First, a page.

Issue Number 230
August 1998
A Monthly Safety Bulletin from The Office of the NASA Aviation Safety Reporting System
P.O. Box 189, Moffett Field, CA 94035-0189

"Caveat Emptor" and a High Wing Aircraft
...means "Let the buyer beware." This is good advice for all pilots who are getting to know their newly-acquired aircraft. Our first reporter relied on apparently inaccurate information that contributed to a forced landing.
  • I recently purchased a completed [homebuilt aircraft]. I was told that the wing tanks held approximately 8-10 gallons of fuel when the level reached the first stringer in the tank bottom. Using that info, I planned a 30-minute pleasure flight with estimated fuel on board of 1 hour + 45 minutes. About 25 minutes into the flight, I lost power, and made an uneventful landing on the Interstate highway. When the plane was disassembled for transport, there was less than one pint of fuel remaining in both wing tanks. This will be the last time I take such critical information at face value!

The aircraft manufacturer and the aircraft operating manual are the best sources of information about aircraft specifications and operating parameters. If such documentation is unavailable, a new aircraft owner can drain the fuel tanks and create a dipstick by marking a stick as measured quantities of fuel are put into the tanks. This will ensure the correct amount of fuel for a flight.

Another buyer was caught unawares with the purchase of what was supposed to be an ultralight vehicle. Research into the FARs caused him to question that designation.

  • I recently bought a [two-seat] aircraft that is referred to as an "ultralight" by absolutely everybody except the FAA, which calls it an "ultralight trainer." I had bought it used, and it was already licensed experimental and had an N-number. I...recently put floats on it...and was flying it with a friend.

    I have a Commercial ASEL, so flying an experimental with both seats occupied on land is legal. According to FAR Part 103 [Ultralight Aircraft], however, there are no 2-seat ultralights; rather, they are trainers operated by documented instructors under a waiver with strict guidelines. By myself, under Part 103, I can legally fly an ultralight on floats with no seaplane rating or even a license; but with a passenger, I would be flying an experimental using my pilot's license, and I would need a seaplane rating. As it was, I was in violation of Part 103 by taking a passenger, or Part 91 by operating an experimental aircraft on water without a seaplane rating.

    I have learned to read the fine print more carefully, and not to simply trust the nice man at the dealership.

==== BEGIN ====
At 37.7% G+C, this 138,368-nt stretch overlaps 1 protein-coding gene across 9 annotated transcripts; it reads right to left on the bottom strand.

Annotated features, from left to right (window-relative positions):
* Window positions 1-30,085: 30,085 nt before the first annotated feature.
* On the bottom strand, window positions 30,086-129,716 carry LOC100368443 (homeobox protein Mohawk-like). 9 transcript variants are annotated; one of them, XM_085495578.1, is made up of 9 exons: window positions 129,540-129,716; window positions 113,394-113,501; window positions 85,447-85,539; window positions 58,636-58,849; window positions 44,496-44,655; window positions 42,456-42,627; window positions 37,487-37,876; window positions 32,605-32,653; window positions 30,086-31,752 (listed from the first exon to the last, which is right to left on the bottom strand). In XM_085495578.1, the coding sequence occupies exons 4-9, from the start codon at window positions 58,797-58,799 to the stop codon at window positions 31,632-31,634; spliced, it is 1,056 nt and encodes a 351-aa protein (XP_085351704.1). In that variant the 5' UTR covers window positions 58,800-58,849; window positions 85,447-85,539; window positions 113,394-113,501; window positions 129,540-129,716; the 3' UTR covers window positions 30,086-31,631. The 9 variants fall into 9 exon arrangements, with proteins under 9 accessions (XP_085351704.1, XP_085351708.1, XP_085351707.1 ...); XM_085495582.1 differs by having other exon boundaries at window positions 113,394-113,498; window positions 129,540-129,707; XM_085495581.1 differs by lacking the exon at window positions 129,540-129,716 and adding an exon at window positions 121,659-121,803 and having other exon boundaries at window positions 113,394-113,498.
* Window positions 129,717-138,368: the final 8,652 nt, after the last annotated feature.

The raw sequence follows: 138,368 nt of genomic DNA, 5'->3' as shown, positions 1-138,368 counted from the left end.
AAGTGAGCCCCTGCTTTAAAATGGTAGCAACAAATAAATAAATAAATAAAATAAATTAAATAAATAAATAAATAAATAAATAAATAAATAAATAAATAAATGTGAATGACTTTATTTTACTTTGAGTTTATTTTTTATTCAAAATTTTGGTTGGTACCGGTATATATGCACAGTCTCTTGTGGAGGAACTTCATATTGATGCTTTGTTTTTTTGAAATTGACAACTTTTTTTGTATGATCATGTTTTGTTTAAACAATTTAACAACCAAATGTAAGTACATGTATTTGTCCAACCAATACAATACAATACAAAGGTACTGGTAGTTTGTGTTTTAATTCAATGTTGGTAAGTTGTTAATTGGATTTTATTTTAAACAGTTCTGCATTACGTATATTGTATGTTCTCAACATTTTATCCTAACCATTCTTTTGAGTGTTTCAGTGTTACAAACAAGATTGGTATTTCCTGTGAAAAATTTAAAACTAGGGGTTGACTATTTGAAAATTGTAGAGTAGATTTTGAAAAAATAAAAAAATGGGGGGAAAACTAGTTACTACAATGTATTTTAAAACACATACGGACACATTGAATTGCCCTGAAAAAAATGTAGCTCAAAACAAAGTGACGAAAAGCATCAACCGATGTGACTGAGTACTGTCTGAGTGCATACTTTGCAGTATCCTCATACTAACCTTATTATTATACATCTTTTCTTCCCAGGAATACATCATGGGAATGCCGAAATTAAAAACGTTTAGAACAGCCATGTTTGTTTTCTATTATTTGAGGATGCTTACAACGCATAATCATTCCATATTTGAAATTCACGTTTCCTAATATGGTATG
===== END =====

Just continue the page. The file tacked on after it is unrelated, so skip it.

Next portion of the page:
This aircraft is not eligible to be operated under 14 CFR (Code of Federal Regulations) Part 103. The previous owner elected to obtain a special airworthiness certificate under 14 CFR Part 21; thus, the reporter purchased an "airplane." To carry passengers, the reporter must therefore meet the requirements of 14 CFR Part 61.

Beagle CharacitureCanine Companion Notes

Animals shipped in an aircraft's cargo hold are sometimes quite unhappy with their traveling accommodations. A ground crew member reports on the case of one very nervous canine flier:

  • At ABC, a dog kennel was loaded in the forward cargo bin. Upon arrival at XYZ, ramp personnel discovered that the dog had escaped inflight. The dog was put back in the kennel and shipped on to ZZZ. ZZZ Operations offload message was "dog [in forward bin] escaped kennel, caution when opening forward bin door."

    The dog had escaped again enroute to ZZZ. During the flight, the dog clawed its way through the forward cargo bin ceiling panel. Primary and secondary flight control cables run immediately above this ceiling panel. It was fairly obvious that the dog had made contact with these cables by the dust and dirt that had been disturbed. No damage was noted and no delay was incurred. Had this flight been of longer duration, however, the dog could have jammed these cables, causing possible loss of flight control by the pilot.

In a callback conversation with an ASRS analyst, the reporter stated that a defective kennel door latch allowed the dog to escape. The reporter added that the ceiling panel was not attached tightly enough to prevent the dog from clawing it away from the ceiling. The moral of the story, for ramp personnel and dog owners alike, is to double-check the security of shipping kennels before the flight.

In the next report, "man's best friend" apparently performed well, but the human half of the dog/person team failed to finish the job. An air carrier Captain reports:

  • Center called to say that a canine handler-in-training had left a package of explosive material on board the aircraft, in the [passenger seat] magazine holder. We found the package, and, on arrival, I handed it over to the Captain of Security.

At the conclusion of the training session, the canine team had been called away to another mission and had forgotten to take their "training material" with them. The Captain was able to determine that the explosive material was not a hazard (fortunately!) unless it had a detonator.